Given its history with high-budget, “cinematic” programming, it’s surprising that HBO is now a hub for indie television shows.
The company’s newest venture, slotted nicely between its highly acclaimed “Girls” and somewhat lackluster show “Looking,” is “Togetherness,” a new original series from independent filmmakers and siblings Mark and Jay Duplass. Adding another entry to the growing number of dramedies whose stories and indie sensibilities are firmly entrenched in real life, “Togetherness” follows the lives of Brett Pierson (Mark Duplass) and his wife Michelle (Melanie Lynskey). Their house gets a little crowded after they take in Michelle’s sister, Tina (Amanda Peet), and Brett’s longtime friend and failed actor, Alex (Steve Zissis).
At the beginning of the show, we find Brett and Michelle struggling to maintain the intimate connection they once had while juggling work and raising two kids. But, surprisingly, Brett was more in need of a household change than Alex, who was recently evicted from his home. Alex is ready to give up on his acting dreams and move back in with his mother in Detroit until Brett pleads him to move in.
This, of course, is much to the dismay of Michelle, who is already battling feelings of claustrophobia in a house that demands her endless attention. And, as if two children weren’t enough, her emotionally fragile, yet buoyant, sister Tina moves in after a breakup. Perhaps in an effort to combat (read: forget) her own problems, Tina decides to make a project out of Alex, whom she promises to turn into a leading man.
Shows like “Togetherness” work best by infusing familiar or identifiable scenarios with a comedic lightness and zeal — and there are times when the show operates quite effectively on this premise. Most of the show’s finer moments come in the interactions between its two most wholly conceived characters, Tina and Alex. Whether it be TPing Tina’s ex-boyfriend’s house or exercising to an “Insanity” DVD, the pair brings a vibrancy and smoothness to an otherwise uneven show that is often in conflict with its own premise.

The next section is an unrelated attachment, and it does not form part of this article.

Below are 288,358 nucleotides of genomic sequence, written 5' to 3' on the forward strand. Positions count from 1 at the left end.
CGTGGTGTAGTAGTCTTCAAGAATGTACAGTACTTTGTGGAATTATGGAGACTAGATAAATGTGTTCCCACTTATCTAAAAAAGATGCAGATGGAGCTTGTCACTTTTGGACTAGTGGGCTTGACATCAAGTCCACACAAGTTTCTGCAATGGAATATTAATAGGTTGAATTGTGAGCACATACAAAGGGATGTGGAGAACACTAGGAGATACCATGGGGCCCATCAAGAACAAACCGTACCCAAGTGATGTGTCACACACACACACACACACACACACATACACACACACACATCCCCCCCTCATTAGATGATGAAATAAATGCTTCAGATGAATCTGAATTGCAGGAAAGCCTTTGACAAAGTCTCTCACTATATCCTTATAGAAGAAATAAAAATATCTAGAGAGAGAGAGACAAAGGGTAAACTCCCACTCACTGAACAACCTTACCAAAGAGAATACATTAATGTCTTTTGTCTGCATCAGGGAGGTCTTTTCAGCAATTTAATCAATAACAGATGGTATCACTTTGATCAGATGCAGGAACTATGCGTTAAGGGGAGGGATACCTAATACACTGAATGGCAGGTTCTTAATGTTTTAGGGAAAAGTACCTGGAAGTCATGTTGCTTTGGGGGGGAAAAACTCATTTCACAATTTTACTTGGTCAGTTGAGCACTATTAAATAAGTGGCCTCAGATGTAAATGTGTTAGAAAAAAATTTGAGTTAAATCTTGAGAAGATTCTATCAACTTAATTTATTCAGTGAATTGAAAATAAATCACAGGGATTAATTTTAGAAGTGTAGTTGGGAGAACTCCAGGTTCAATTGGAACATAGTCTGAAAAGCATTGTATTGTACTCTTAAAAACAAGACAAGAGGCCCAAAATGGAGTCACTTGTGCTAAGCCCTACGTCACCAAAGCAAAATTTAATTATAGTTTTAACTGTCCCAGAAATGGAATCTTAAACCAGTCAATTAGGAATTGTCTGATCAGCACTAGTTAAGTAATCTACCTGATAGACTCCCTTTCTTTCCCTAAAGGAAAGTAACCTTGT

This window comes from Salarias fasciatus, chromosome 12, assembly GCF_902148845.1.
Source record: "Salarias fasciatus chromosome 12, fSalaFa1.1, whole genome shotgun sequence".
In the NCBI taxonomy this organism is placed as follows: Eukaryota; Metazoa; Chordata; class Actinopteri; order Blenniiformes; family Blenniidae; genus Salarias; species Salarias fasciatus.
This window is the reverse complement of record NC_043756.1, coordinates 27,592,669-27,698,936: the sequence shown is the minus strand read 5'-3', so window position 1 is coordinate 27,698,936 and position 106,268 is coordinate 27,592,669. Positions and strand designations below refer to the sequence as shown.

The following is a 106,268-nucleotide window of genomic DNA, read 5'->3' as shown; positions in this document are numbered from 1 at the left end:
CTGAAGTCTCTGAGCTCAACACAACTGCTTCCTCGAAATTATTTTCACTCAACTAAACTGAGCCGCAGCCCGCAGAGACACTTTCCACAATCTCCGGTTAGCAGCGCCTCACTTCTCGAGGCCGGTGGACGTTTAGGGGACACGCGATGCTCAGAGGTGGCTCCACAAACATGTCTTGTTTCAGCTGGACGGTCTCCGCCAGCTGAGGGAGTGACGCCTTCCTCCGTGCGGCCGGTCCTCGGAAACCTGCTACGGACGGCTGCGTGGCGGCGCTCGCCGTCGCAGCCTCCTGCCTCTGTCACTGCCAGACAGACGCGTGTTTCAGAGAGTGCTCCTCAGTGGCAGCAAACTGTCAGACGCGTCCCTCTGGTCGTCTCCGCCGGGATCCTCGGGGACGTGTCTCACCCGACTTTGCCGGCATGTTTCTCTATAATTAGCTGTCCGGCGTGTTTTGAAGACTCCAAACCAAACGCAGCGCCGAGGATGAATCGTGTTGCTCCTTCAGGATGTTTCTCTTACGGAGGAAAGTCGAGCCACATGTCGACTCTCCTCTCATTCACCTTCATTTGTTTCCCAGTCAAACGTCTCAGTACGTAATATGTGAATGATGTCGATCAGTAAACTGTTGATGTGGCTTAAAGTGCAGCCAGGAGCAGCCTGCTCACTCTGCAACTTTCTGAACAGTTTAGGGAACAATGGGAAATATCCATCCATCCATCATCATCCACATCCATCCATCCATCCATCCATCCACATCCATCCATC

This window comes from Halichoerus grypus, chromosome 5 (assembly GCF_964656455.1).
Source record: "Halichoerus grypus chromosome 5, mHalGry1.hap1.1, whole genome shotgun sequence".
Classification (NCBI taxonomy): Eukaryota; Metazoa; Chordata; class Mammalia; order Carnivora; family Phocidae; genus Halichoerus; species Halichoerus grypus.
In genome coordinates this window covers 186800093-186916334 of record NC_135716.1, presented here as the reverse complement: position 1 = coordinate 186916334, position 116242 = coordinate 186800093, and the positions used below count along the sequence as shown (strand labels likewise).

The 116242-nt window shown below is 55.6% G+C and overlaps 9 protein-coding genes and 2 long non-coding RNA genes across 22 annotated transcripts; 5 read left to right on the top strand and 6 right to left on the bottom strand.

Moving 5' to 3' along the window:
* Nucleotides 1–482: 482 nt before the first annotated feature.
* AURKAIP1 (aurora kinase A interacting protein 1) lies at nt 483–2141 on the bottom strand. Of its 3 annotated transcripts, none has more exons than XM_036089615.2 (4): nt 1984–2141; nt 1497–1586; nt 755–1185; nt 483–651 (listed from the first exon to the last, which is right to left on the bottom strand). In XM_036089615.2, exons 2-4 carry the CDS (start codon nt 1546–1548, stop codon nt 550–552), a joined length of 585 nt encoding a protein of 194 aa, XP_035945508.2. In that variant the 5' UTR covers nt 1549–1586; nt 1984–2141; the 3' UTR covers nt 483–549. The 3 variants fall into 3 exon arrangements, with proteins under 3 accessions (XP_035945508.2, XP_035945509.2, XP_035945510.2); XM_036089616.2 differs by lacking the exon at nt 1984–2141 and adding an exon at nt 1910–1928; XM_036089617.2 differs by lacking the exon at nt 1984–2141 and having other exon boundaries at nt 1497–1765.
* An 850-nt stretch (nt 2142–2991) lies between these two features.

For instance, Brett and Michelle’s nonexistent sex life provides some of the show’s more uncomfortable moments. The two catch each other masturbating, and it makes for a scene far more clumsy and distressing than it is funny. Michelle, inspired by “Fifty Shades of Grey,” tries but fails to add some edge to their sexual proceedings by assuming the role of a femdom — only for the awkward scene to end prematurely before any progress in their sex life is made. The scene, in its attempt to add some lightness to a recognizable situation, floats away to a strange and not-so-recognizable ether.
Fortunately, by the strength of its actors, much of the show keeps its feet planted firmly on the ground. Zissis creates one of the most interesting characters in recent television memory in his melancholy but likable Alex, and Peet’s Tina is equally compelling. Duplass is a joy to watch as the affable husband, and Lynskey manages to infuse as much angst into her character as possible without losing control.
Although it causes some unease with the viewer, awkwardness is a staple of these people’s lives. While Alex continues to struggle as an actor, Brett’s work as a sound guy in the movie industry also goes underappreciated. In addition to a stale sex-life, Michelle also struggles to find the kids a good school, and Tina gradually starts her own business. While they’ve all been residents of southern California for quite some time, they still resemble outsiders desperately searching for some solid footing.
The show may encounter some rough spots, but so do the lives of its characters. In an era where the stories viewed on television resemble real life more and more, rough spots will be a familiar concept to its audience, who should enjoy empathising with such identifiable characters.